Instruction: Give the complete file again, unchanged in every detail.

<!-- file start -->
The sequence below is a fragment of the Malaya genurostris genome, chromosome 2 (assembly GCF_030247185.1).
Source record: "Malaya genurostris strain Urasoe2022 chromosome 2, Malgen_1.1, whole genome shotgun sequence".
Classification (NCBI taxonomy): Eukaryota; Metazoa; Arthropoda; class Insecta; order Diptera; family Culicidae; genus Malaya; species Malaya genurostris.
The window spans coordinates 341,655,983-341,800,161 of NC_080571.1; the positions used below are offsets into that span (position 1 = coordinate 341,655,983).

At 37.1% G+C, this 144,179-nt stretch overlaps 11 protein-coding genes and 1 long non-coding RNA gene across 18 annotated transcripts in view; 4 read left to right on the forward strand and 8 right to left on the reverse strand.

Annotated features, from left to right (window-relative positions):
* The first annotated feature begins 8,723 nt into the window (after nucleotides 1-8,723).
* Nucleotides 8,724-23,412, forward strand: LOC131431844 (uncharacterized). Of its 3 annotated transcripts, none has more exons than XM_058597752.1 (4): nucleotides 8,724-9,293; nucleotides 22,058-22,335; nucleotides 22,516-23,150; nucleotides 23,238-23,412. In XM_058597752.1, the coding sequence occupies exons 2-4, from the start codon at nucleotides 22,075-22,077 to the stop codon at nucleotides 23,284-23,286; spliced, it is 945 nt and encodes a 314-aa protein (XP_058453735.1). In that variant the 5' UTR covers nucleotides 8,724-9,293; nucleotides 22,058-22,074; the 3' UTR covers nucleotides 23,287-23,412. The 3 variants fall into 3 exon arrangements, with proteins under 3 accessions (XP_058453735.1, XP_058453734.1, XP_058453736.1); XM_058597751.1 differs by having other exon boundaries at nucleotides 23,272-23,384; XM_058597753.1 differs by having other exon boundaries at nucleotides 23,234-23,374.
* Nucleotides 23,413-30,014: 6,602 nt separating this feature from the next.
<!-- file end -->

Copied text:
The sequence below is a fragment of the Malaya genurostris genome, chromosome 2 (assembly GCF_030247185.1).
Source record: "Malaya genurostris strain Urasoe2022 chromosome 2, Malgen_1.1, whole genome shotgun sequence".
Classification (NCBI taxonomy): Eukaryota; Metazoa; Arthropoda; class Insecta; order Diptera; family Culicidae; genus Malaya; species Malaya genurostris.
The window spans coordinates 341,655,983-341,800,161 of NC_080571.1; the positions used below are offsets into that span (position 1 = coordinate 341,655,983).

At 37.1% G+C, this 144,179-nt stretch overlaps 11 protein-coding genes and 1 long non-coding RNA gene across 18 annotated transcripts in view; 4 read left to right on the forward strand and 8 right to left on the reverse strand.

Annotated features, from left to right (window-relative positions):
* The first annotated feature begins 8,723 nt into the window (after nucleotides 1-8,723).
* Nucleotides 8,724-23,412, forward strand: LOC131431844 (uncharacterized). Of its 3 annotated transcripts, none has more exons than XM_058597752.1 (4): nucleotides 8,724-9,293; nucleotides 22,058-22,335; nucleotides 22,516-23,150; nucleotides 23,238-23,412. In XM_058597752.1, the coding sequence occupies exons 2-4, from the start codon at nucleotides 22,075-22,077 to the stop codon at nucleotides 23,284-23,286; spliced, it is 945 nt and encodes a 314-aa protein (XP_058453735.1). In that variant the 5' UTR covers nucleotides 8,724-9,293; nucleotides 22,058-22,074; the 3' UTR covers nucleotides 23,287-23,412. The 3 variants fall into 3 exon arrangements, with proteins under 3 accessions (XP_058453735.1, XP_058453734.1, XP_058453736.1); XM_058597751.1 differs by having other exon boundaries at nucleotides 23,272-23,384; XM_058597753.1 differs by having other exon boundaries at nucleotides 23,234-23,374.
* Nucleotides 23,413-30,014: 6,602 nt separating this feature from the next.